By KATHY CHANG
METUCHEN — An announcement that more than $172,000 was raised from the annual tricky tray fundraiser sponsored by the Home School Association at St. Francis Cathedral School was met with applause and cheers.
Last week, St. Francis School Principal Barbara Stevens said those funds go directly into the school budget, which helps the Catholic school purchase equipment that enables 21st-century learning.
“Our faculty has been emphasizing the 21st-century skills of critical thinking and problem solving for the past several years, particularly through the use of technology,” said Stevens. “These skills are essential for student success in higher education and in the workforce.”
The school held its first STEM (Science, Technology, Engineering and Math) fair on May 25. Students from kindergarten to eighth grade displayed their projects that they had worked on since early April.
“Our STEM focus this year expanded the work that we started several years ago,” said Stevens. “STEM is an interdisciplinary and applied approach to learning, coupled with hands-on, problem-based learning. It is where the academic concepts introduced in the classroom are coupled with real world lessons, which allows students to learn more deeply.”
Stevens said their goal is also to spark interest in and prepare students for STEM-related fields in the workforce.
Kristin Stanicki, middle school science teacher, said students were broken up into teams with the sixth grade concentrating on the global water crisis, seventh grade on roller coasters and the eighth grade on prosthetics.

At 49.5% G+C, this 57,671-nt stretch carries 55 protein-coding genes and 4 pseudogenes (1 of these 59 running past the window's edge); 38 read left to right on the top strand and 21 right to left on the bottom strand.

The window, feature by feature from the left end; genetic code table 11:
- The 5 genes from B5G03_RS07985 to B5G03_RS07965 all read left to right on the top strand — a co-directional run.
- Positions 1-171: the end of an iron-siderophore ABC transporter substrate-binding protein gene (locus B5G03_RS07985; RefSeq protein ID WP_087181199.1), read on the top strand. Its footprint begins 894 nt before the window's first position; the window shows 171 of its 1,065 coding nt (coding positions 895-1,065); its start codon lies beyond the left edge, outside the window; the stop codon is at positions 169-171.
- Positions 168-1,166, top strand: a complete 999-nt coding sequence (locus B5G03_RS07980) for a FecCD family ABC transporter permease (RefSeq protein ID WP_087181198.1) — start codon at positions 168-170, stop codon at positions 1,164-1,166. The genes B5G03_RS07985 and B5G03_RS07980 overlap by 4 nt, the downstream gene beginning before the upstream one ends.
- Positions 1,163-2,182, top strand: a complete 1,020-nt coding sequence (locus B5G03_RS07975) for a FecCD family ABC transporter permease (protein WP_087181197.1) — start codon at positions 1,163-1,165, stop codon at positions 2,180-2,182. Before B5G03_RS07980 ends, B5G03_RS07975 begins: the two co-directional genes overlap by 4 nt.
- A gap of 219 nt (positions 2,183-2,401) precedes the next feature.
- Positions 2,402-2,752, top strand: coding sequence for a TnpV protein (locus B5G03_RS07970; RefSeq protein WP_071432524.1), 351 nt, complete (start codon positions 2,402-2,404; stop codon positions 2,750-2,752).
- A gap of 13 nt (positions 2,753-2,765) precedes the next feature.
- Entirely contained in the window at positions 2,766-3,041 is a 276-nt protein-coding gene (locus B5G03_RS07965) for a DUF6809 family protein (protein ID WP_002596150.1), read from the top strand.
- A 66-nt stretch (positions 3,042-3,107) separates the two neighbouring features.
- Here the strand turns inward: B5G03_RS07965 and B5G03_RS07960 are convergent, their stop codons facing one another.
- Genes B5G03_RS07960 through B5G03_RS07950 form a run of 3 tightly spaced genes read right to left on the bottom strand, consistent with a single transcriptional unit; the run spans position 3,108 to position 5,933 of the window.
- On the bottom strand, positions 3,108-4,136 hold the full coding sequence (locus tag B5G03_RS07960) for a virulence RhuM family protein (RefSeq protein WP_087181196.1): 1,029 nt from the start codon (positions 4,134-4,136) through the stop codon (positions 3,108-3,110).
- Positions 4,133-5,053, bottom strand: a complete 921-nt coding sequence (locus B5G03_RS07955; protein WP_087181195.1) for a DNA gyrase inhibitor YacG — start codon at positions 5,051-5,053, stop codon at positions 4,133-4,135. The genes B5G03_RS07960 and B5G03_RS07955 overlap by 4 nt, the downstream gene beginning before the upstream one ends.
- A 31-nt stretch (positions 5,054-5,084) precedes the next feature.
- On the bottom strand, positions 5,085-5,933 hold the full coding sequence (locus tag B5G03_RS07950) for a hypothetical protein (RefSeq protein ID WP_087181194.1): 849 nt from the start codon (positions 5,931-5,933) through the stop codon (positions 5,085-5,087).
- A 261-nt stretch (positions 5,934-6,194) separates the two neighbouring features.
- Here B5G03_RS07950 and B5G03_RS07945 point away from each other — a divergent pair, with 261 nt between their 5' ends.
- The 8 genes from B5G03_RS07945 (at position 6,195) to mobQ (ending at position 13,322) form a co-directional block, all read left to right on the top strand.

The students had to develop a prototype of a water filter, roller coaster or prosthetic hand.
Sophia Cascio said the use of everyday household items, including a pasta strainer and cheese cloth, could be used to make clean water.
“We tested it so many times until our final prototype,” she said.
Seventh graders Andrea Ruiz and Angie Pecora worked on creating roller coasters for their groups, which they said while it was fun, it involved a lot of trial-and-error testing and redesigning.
Ruiz and Pecora both learned quickly how the different masses of marbles that they tested affected the height and sturdiness of their roller coasters.
Julia Vanco, an eighth-grade student, said they had to create a prosthetic hand out of household items, such as cardboard and smoothie straws, that would have the ability to pick up a tennis ball, roll of tape, balloon, plastic cup, yo-yo and a Rubik’s Cube as well as be released and flex back up.
“I was amazed at how basic everyday materials can make something so spectacular that is needed by thousands,” she said.
Stevens said there is more to come next school year with Google classrooms and the purchase of new 3-D printers. She said this would not be possible without the continued efforts of the Home School Association and the support of Monsignor Robert Zamorski.